How hearing loss can impact mental health
Post on 10th October 2023
Hearing loss affects 12 million people in the UK, with age related hearing loss being the most common cause.
As we get older, our hearing tends to deteriorate due to gradual wear and tear to tiny sensory ‘hair cells’ in the cochlea (hearing organ in the inner ear). Decline in our hearing tends to be gradual, it’s often not identified until the impact on a person’s mental health, and well-being has become significant.
At Scrivens Optician’s & Hearing Care, with more than 85 years’ experience as a leading hearing and eye care specialist in the UK, we highlight some ways in which hearing loss can affect mental health and what you can do to mitigate the risks of experiencing mental health problems:
- Social Isolation and Loneliness: Hearing loss can make it difficult to engage in conversations, leading to social isolation and feelings of loneliness. People with hearing loss may avoid social gatherings or withdraw from social activities because they struggle to communicate effectively.
- Depression: The sense of isolation and loneliness that often accompanies hearing loss can contribute to the development of depression. Feelings of sadness, hopelessness, and worthlessness may arise when individuals feel disconnected from others.
- Anxiety: Anxiety is another common mental health issue associated with hearing loss. People with hearing loss may worry about missing important information, misunderstandings, or embarrassing situations that can arise due to communication difficulties.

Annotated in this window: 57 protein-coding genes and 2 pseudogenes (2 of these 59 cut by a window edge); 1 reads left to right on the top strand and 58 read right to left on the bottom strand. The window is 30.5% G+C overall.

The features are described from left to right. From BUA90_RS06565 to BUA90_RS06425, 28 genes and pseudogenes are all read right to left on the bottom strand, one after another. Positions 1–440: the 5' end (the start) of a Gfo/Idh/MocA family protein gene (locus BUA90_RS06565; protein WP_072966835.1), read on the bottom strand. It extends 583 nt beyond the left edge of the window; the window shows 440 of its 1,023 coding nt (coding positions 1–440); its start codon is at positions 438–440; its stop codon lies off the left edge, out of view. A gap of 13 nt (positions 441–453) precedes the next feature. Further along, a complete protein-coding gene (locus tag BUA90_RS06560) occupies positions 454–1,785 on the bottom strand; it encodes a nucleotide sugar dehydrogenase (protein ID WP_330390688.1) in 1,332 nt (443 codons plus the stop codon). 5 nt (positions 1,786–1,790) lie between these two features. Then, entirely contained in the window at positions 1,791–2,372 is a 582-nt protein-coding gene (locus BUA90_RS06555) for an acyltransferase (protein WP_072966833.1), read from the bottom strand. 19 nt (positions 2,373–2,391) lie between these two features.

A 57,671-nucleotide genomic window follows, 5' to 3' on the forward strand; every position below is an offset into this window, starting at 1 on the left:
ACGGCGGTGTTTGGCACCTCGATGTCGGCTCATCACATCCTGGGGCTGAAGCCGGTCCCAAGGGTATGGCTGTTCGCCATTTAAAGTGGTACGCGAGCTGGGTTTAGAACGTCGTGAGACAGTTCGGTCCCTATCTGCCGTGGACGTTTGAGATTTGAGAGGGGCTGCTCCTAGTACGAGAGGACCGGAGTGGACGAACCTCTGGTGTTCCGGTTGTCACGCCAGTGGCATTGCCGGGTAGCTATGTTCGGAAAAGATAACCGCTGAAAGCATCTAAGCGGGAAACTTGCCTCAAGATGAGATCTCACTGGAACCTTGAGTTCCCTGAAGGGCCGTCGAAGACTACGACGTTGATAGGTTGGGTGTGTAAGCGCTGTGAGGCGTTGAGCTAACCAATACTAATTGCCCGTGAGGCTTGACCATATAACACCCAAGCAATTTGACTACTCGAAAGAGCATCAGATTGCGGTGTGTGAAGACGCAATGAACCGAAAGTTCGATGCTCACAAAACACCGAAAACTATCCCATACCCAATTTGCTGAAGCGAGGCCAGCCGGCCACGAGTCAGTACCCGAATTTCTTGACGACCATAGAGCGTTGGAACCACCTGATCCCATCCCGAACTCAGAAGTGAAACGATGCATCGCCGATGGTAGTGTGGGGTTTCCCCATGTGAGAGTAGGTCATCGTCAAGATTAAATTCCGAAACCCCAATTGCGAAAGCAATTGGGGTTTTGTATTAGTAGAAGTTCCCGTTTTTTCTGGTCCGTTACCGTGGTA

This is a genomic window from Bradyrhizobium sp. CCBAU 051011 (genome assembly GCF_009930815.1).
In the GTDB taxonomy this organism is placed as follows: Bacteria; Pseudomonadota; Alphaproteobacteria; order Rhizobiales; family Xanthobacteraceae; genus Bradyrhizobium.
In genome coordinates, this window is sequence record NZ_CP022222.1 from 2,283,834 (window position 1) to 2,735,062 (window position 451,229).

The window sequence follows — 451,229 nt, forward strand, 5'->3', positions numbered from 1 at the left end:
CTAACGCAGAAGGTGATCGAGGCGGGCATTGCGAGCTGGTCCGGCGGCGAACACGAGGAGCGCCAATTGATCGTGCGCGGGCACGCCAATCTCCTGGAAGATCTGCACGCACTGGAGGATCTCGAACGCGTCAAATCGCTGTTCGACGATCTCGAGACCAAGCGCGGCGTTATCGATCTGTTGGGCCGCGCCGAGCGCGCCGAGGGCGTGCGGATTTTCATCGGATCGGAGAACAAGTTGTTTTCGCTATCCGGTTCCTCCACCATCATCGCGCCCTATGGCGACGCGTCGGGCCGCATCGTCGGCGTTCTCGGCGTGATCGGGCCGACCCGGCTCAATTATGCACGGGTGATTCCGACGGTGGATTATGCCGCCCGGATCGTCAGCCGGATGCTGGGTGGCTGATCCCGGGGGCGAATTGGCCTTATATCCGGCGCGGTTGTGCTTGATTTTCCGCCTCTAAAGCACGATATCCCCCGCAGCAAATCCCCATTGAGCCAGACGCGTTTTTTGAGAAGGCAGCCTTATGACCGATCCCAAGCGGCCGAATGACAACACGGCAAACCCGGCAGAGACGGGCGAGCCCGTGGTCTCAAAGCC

- Reduced Quality of Life: Hearing loss can impact various aspects of a person’s life, such as their ability to work, enjoy hobbies, and maintain relationships. This reduction in overall quality of life can lead to frustration and a decline in mental well-being.
- Cognitive Decline: Some studies have suggested a link between untreated hearing loss and cognitive decline, including an increased risk of conditions like dementia and Alzheimer’s disease. This cognitive decline can also contribute to feelings of frustration and stress.
- Low Self-Esteem: Hearing loss can affect self-esteem and self-confidence. Individuals may feel embarrassed because they cannot fully participate in conversations or activities.
- Communication Challenges: The effort required to communicate when hearing is impaired can be exhausting. This ongoing struggle to understand and be understood can lead to stress and frustration, negatively impacting mental health.
Hearing loss and its impact on mental health can vary from person to person and will depend on factors such as the severity of hearing loss, individual coping mechanisms and the presence of support systems.
However, seeking timely intervention and treatment, such as hearing aids, can help mitigate many of these negative effects and improve both hearing and mental well-being.
If you found this article useful, you may also be interested in 7 questions to ask yourself before buying a hearing aid.